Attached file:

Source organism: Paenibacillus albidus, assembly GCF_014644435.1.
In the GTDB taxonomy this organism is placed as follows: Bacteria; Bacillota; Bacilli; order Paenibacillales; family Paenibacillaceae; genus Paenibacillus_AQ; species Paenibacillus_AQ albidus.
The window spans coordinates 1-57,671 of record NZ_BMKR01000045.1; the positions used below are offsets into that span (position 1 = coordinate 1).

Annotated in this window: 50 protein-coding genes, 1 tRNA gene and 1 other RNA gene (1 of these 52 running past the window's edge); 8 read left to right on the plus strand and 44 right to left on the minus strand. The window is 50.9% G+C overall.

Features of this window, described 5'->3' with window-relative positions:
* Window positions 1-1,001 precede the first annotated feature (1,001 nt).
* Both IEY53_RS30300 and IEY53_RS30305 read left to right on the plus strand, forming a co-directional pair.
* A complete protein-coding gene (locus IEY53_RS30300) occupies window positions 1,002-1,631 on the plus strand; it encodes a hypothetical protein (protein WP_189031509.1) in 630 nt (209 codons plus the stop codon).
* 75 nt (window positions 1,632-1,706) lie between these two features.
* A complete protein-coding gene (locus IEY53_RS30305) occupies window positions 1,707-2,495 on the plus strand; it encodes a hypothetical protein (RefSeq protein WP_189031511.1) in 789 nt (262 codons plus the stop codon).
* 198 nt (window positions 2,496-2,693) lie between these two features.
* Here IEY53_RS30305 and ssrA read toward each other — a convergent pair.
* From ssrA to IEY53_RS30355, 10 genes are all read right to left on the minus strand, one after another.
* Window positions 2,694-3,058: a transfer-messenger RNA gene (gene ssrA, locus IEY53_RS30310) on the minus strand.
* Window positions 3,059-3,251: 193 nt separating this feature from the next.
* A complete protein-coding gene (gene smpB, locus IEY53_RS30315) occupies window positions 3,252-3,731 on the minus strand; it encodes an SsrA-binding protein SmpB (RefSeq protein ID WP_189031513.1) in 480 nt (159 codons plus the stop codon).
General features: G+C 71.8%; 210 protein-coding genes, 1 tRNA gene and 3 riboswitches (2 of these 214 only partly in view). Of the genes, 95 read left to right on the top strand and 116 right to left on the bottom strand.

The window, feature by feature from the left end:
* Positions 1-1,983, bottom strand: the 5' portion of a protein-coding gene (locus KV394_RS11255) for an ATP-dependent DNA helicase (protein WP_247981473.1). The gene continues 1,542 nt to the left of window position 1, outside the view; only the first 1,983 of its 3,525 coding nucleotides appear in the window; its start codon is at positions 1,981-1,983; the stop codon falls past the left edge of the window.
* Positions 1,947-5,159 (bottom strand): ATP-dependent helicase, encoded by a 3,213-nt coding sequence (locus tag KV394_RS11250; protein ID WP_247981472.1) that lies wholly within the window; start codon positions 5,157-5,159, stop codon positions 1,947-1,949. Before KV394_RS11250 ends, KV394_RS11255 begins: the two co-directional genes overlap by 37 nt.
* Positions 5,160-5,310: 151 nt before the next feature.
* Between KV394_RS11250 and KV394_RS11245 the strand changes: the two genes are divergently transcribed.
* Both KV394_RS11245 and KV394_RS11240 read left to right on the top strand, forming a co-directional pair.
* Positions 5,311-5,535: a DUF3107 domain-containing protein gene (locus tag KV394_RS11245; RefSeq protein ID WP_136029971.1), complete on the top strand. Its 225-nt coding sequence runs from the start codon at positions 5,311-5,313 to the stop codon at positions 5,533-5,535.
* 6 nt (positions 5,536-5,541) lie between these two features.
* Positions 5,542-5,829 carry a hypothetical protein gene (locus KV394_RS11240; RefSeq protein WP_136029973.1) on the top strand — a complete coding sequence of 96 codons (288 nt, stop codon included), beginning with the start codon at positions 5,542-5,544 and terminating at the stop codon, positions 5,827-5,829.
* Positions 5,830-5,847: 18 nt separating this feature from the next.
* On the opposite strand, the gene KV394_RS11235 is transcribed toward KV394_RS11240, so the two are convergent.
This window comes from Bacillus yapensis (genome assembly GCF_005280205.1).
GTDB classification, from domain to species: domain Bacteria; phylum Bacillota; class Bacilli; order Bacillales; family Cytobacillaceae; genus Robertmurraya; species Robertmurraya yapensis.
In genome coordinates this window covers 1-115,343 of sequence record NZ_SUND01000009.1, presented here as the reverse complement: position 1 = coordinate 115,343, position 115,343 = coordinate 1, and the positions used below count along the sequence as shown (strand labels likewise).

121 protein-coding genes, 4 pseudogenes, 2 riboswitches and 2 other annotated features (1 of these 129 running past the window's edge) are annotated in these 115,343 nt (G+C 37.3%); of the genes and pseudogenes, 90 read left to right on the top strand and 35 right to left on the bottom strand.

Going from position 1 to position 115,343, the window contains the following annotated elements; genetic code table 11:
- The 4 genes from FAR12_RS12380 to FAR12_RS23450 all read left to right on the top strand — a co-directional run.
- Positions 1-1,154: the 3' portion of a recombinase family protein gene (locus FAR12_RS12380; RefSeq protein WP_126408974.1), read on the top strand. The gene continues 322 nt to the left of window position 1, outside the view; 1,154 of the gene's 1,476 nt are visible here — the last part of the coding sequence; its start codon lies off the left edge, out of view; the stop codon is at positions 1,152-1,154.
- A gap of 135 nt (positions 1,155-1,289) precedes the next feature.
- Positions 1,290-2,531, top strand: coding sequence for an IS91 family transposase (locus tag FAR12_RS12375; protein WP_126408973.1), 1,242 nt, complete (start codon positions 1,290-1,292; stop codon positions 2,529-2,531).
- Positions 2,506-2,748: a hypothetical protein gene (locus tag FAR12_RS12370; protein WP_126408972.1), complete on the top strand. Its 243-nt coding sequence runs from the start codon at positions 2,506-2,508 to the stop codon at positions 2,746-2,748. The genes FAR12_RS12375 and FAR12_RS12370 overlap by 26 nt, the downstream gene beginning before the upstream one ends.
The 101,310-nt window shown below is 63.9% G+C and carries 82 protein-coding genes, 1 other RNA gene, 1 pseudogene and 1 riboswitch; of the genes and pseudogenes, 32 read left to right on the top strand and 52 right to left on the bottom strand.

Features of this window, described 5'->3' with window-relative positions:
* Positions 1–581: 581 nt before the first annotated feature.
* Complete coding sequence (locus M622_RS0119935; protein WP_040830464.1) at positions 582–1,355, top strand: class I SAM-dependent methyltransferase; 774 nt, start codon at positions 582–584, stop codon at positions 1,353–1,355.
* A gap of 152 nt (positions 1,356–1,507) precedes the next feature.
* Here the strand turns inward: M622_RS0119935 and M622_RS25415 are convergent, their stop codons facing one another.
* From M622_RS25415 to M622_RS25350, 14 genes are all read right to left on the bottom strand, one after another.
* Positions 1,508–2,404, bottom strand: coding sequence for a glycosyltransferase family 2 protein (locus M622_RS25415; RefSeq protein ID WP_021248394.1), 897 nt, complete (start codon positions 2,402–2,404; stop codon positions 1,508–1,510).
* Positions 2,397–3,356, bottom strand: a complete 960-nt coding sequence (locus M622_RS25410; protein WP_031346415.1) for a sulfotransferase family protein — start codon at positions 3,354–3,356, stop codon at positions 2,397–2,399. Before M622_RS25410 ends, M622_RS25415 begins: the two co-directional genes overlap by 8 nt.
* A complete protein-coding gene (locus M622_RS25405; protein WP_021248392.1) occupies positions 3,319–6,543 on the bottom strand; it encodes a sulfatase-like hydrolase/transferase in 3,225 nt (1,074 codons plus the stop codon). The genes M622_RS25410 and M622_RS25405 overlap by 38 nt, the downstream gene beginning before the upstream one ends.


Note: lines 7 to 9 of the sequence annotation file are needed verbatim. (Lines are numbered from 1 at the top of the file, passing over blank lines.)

* Both IEY53_RS30300 and IEY53_RS30305 read left to right on the plus strand, forming a co-directional pair.
* A complete protein-coding gene (locus IEY53_RS30300) occupies window positions 1,002-1,631 on the plus strand; it encodes a hypothetical protein (protein WP_189031509.1) in 630 nt (209 codons plus the stop codon).
* 75 nt (window positions 1,632-1,706) lie between these two features.